1924 – William Craig, unionist politician, is born.

William (Bill) Craig (2 December 1924 – 25 April 2011) is a Northern Ireland politician best known for forming the Ulster Vanguard movement of Unionists.

Early life:

From Cookstown, County Tyrone, Craig was educated at Larne Grammar School and Queen’s University Belfast. After serving in the Royal Air Force (as a Lancaster bomber rear gunner) during World War II he became a solicitor.


He was active in the Ulster Unionist Party and led the Ulster Young Unionist Council. He was elected to the Stormont Parliament in a by-election in 1960 for Larne, and became a Minister in 1963. He held several portfolios under Terence O’Neill, eventually as Minister for Home Affairs. His most renowned action while in this office was to ban the march of Northern Ireland Civil Rights Association on 5 October 1968. He also accused the civil rights movement of being a political front for the IRA.

On 11 December 1968 O’Neill dismissed Craig when he suspected Craig was a supporter of an independent Northern Ireland. Craig began to build a powerbase for himself within unionism, becoming head of the Ulster Loyalist Association. The official Unionist Party withdrew the whip from him in May 1970 and Craig then began to prepare his own political party. The Ulster Vanguard movement was formed on 9 February 1972 under Craig’s leadership (the Deputy Leaders were the Reverend Martin Smyth and Captain Austin Ardill).

Ulster Vanguard advocated a semi-independent Northern Ireland. Vanguard held a large rally on 18 March 1972 in Belfast’s Ormeau Park at which Craig said “We must build up the dossiers on the men and women who are a menace to this country, because one day, ladies and gentlemen, if the politicians fail, it will be our duty to liquidate the enemy”. Vanguard also staged a two-day strike in protest at the prorogation of the Stormont Parliament. In April 1972 Vanguard issued a policy statement ‘Ulster – A Nation’ which said that Northern Ireland might have to consider independence. In October he spoke at a meeting of right-wing MPs at Westminster. He told them he could mobilise 80,000 men to oppose the British government, adding “We are prepared to come out and shoot and kill. I am prepared to come out and shoot and kill, let’s put the bluff aside. I am prepared to kill, and those behind me will have my full support.” Vanguard progressed in March 1973 into the Vanguard Unionist Progressive Party.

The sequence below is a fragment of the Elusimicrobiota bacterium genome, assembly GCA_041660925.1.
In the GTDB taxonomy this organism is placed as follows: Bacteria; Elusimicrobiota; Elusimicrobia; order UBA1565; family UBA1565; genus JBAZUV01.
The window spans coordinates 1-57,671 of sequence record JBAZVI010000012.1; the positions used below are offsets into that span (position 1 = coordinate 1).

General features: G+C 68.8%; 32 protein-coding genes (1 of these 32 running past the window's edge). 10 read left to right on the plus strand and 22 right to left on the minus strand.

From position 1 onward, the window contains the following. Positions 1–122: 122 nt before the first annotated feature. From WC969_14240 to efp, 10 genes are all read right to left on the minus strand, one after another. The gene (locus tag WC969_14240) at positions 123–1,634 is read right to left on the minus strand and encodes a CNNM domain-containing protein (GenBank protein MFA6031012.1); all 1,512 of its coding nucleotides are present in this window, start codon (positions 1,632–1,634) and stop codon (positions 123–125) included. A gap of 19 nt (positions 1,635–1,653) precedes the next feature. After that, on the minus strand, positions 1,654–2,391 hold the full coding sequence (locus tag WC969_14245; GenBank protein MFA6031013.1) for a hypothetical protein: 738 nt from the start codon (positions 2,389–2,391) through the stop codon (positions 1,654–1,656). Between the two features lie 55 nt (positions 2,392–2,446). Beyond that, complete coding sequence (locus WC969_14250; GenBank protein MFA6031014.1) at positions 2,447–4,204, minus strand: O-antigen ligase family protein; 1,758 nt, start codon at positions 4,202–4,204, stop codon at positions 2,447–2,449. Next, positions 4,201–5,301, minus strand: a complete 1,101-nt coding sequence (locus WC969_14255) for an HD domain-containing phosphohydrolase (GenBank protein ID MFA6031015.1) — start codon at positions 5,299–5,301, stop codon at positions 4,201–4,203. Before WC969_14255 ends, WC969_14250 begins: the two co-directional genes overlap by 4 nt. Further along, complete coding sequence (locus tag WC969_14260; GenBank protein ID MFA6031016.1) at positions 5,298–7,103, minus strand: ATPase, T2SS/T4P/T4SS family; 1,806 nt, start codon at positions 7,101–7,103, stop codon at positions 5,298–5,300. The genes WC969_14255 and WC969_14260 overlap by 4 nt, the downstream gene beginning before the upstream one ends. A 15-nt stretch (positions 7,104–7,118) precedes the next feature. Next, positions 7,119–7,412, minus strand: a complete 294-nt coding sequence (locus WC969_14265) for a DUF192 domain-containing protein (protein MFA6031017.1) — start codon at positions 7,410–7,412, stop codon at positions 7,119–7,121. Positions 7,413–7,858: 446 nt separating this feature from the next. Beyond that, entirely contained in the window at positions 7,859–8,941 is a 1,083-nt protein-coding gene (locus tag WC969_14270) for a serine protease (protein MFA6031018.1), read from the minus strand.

The Vanguard Unionists under Craig formed part of the United Ulster Unionist Council which opposed the power-sharing Sunningdale Agreement. Craig was elected to the Northern Ireland Assembly created under the Sunningdale Agreement, and he won a seat in the UK Parliament at the February 1974 election for East Belfast. However, in the Northern Ireland Constitutional Convention in the mid-1970s, Craig broke with the majority of his party to support voluntary power-sharing. The Vanguard Unionists fell apart, with one section forming the United Ulster Unionist Party, and Craig lead the remains of Vanguard to rejoin the Ulster Unionist Party in 1978, but lost his seat in the 1979 election.

Craig subsequently broke with the Ulster Unionists once more. When elections were held for the new Northern Ireland Assembly in 1982, Craig revived the name Vanguard for his candidacy in East Belfast. However, he failed to get elected.



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